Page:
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Mathematical Biosciences and Engineering (MBE)
 

Modeling the impact of twitter on influenza epidemics

Pages: 1337 - 1356, Volume 11, Issue 6, December 2014      doi:10.3934/mbe.2014.11.1337

 
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Kasia A. Pawelek - Department of Mathematics and Computational Science, University of South Carolina Beaufort, Bluffton, SC 29909, United States (email)
Anne Oeldorf-Hirsch - Department of Communication, University of Connecticut, Storrs, CT 06269, United States (email)
Libin Rong - Department of Mathematics and Statistics, Oakland University, Rochester, MI 48309, United States (email)

Abstract: Influenza remains a serious public-health problem worldwide. The rising popularity and scale of social networking sites such as Twitter may play an important role in detecting, affecting, and predicting influenza epidemics. In this paper, we develop a simple mathematical model including the dynamics of ``tweets'' --- short, 140-character Twitter messages that may enhance the awareness of disease, change individual's behavior, and reduce the transmission of disease among a population during an influenza season. We analyze the model by deriving the basic reproductive number and proving the stability of the steady states. A Hopf bifurcation occurs when a threshold curve is crossed, which suggests the possibility of multiple outbreaks of influenza. We also perform numerical simulations, conduct sensitivity test on a few parameters related to tweets, and compare modeling predictions with surveillance data of influenza-like illness reported cases and the percentage of tweets self-reporting flu during the 2009 H1N1 flu outbreak in England and Wales. These results show that social media programs like Twitter may serve as a good indicator of seasonal influenza epidemics and influence the emergence and spread of the disease.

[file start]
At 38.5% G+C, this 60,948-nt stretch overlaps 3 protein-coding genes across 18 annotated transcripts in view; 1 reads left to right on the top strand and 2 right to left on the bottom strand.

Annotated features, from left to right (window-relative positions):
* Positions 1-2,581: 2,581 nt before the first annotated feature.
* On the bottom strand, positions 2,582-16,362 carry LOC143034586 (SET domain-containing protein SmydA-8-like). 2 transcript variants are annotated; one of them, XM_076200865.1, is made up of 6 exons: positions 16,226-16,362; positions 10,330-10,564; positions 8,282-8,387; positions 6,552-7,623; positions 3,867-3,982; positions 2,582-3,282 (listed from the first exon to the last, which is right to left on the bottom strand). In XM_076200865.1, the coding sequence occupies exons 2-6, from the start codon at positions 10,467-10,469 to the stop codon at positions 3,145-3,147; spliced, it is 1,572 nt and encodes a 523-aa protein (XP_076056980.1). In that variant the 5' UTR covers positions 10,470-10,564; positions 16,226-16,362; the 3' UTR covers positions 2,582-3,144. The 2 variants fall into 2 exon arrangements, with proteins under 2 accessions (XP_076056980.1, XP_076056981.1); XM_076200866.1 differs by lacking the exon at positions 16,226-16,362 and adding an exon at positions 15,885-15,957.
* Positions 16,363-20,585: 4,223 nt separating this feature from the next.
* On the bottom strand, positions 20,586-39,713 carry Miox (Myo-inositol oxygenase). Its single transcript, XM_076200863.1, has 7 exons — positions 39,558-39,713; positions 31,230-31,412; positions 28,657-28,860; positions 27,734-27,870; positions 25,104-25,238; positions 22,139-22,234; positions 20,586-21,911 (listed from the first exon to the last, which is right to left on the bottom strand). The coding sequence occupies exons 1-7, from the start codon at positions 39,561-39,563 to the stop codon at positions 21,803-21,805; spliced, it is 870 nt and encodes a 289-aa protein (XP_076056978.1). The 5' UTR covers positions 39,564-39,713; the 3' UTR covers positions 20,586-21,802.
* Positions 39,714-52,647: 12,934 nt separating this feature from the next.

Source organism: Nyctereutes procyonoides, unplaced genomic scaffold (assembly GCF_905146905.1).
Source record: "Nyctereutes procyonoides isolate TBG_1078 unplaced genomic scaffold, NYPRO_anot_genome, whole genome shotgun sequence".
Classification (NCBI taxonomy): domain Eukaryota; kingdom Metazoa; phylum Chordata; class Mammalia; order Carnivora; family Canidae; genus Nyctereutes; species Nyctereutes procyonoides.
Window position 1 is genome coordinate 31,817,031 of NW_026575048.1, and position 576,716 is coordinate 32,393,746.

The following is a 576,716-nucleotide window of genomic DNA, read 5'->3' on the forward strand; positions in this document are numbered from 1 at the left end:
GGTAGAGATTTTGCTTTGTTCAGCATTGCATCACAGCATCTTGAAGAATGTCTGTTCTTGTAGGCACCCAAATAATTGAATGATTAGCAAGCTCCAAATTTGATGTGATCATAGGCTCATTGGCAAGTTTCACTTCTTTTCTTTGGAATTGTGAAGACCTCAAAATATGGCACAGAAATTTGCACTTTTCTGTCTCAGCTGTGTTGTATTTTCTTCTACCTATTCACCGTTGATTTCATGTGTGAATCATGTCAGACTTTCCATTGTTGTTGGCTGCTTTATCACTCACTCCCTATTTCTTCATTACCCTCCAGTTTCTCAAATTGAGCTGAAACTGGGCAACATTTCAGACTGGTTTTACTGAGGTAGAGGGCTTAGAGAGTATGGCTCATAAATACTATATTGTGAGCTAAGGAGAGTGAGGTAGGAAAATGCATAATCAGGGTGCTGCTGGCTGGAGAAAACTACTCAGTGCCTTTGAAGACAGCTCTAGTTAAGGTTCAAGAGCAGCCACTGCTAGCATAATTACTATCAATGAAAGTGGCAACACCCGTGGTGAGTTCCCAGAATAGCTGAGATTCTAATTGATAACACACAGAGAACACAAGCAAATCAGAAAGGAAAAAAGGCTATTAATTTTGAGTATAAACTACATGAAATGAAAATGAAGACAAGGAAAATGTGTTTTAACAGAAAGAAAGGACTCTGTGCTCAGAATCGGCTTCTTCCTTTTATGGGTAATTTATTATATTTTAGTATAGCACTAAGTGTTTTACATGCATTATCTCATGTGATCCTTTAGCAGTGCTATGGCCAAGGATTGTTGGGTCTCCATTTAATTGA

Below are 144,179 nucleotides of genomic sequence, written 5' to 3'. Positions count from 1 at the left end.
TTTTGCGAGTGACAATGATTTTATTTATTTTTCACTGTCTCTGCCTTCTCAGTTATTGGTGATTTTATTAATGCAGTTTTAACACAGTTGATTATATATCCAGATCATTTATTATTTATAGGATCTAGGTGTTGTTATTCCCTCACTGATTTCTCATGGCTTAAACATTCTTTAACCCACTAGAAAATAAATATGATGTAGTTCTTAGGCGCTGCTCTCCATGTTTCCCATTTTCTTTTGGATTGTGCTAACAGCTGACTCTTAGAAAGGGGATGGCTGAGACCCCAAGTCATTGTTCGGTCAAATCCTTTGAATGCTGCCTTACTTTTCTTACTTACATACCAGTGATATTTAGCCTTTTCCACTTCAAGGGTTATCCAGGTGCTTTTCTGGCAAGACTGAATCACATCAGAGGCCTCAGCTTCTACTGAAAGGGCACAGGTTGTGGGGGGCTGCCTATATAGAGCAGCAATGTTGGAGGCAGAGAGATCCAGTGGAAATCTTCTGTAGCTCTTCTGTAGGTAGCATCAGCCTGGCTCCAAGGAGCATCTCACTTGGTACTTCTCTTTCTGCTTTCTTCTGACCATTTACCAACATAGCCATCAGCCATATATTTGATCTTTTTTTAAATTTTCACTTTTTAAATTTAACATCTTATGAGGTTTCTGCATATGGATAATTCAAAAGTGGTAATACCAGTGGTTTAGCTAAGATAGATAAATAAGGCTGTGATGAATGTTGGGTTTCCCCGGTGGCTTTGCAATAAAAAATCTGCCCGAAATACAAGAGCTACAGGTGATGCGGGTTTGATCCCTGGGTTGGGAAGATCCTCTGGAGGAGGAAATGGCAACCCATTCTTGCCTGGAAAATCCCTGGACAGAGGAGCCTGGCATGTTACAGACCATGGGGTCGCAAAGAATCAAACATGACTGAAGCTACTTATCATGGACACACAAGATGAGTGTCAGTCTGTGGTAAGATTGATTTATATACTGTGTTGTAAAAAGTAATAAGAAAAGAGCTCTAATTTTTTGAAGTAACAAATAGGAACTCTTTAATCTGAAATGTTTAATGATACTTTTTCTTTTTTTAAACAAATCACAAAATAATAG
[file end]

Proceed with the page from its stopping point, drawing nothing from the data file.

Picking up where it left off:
Keywords:  Mathematical model, epidemiology, stability, Hopf bifurcation, influenza, social media, twitter, data fitting.
Mathematics Subject Classification:  Primary: 92D25, 92D30; Secondary: 34D20, 34C23, 91C99.

Received: December 2013;      Accepted: June 2014;      Available Online: September 2014.

 References